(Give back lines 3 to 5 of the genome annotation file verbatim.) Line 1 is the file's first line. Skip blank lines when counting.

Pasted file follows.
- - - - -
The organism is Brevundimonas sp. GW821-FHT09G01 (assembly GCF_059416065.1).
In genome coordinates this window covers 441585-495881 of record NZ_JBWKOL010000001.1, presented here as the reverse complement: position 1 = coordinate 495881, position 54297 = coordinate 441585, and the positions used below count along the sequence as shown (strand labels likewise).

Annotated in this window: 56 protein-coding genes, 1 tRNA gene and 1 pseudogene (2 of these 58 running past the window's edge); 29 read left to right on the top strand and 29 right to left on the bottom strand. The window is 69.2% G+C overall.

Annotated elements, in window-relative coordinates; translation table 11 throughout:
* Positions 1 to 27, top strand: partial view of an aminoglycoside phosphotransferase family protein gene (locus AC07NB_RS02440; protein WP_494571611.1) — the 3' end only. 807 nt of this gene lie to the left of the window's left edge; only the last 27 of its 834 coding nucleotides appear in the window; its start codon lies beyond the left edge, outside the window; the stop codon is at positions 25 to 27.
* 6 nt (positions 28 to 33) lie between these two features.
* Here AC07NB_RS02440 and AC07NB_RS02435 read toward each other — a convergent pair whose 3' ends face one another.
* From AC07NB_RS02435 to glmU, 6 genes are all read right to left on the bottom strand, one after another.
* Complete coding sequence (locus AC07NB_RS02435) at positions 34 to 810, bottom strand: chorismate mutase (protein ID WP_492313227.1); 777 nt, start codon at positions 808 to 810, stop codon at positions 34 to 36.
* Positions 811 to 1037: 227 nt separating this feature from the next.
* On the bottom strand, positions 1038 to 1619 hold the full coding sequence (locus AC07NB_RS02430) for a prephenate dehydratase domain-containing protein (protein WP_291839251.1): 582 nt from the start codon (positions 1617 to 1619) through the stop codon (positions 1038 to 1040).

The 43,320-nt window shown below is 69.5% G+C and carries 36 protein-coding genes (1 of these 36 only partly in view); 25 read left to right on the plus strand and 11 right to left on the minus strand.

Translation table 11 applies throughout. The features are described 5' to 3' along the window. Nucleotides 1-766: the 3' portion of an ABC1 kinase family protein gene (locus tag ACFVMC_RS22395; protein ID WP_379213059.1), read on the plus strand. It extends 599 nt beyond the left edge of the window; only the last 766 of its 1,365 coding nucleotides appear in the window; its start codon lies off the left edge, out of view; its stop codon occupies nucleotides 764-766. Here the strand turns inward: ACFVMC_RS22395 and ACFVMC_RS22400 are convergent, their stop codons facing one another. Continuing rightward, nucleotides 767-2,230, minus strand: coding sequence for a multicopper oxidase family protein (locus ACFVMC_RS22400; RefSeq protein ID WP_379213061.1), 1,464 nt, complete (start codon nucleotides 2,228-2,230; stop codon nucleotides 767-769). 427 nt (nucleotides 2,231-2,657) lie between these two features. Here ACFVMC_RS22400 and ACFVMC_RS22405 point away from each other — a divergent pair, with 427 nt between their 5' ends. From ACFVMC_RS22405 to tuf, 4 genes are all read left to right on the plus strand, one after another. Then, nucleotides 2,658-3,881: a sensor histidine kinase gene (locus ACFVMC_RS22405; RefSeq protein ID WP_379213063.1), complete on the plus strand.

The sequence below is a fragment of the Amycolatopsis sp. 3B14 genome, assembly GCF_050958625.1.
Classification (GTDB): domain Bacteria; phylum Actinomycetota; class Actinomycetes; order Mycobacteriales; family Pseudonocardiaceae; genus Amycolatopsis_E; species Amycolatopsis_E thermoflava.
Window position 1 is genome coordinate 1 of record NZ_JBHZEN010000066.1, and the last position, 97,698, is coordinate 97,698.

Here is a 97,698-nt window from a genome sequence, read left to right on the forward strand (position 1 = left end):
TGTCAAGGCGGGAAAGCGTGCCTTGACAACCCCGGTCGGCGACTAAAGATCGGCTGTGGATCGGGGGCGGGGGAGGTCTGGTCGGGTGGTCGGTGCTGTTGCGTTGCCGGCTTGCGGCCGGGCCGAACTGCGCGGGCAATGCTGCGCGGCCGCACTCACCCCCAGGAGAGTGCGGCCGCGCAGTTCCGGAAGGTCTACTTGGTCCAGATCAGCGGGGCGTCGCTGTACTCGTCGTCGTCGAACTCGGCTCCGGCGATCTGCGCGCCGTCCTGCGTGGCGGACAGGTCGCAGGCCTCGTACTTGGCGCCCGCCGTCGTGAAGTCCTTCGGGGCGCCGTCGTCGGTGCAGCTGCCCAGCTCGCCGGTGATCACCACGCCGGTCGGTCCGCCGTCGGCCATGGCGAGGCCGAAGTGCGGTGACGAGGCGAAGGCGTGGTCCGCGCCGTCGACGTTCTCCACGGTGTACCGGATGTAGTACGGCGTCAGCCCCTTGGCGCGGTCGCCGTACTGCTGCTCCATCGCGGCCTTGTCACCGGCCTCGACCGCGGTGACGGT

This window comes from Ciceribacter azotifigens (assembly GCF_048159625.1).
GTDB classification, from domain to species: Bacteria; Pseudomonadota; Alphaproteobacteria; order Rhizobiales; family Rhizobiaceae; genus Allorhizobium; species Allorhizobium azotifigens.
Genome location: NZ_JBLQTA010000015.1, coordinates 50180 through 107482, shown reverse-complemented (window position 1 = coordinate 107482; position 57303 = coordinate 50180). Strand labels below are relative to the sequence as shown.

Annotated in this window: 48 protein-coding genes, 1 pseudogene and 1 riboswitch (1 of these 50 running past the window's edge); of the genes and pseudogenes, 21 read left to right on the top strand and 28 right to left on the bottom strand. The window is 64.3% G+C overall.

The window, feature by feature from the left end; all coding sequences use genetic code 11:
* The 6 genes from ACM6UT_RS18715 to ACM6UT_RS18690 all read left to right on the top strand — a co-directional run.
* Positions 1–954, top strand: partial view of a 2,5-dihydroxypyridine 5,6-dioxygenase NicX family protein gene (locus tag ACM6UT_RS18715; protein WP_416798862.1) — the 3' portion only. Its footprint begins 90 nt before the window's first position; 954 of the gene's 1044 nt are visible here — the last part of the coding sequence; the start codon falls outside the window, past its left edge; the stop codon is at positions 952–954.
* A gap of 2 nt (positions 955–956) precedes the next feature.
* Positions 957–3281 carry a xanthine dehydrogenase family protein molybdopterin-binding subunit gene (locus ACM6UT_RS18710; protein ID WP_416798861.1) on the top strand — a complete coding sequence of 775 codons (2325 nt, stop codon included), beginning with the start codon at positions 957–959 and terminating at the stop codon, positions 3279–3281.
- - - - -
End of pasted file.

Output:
Annotated in this window: 56 protein-coding genes, 1 tRNA gene and 1 pseudogene (2 of these 58 running past the window's edge); 29 read left to right on the top strand and 29 right to left on the bottom strand. The window is 69.2% G+C overall.

Annotated elements, in window-relative coordinates; translation table 11 throughout:
* Positions 1 to 27, top strand: partial view of an aminoglycoside phosphotransferase family protein gene (locus AC07NB_RS02440; protein WP_494571611.1) — the 3' end only. 807 nt of this gene lie to the left of the window's left edge; only the last 27 of its 834 coding nucleotides appear in the window; its start codon lies beyond the left edge, outside the window; the stop codon is at positions 25 to 27.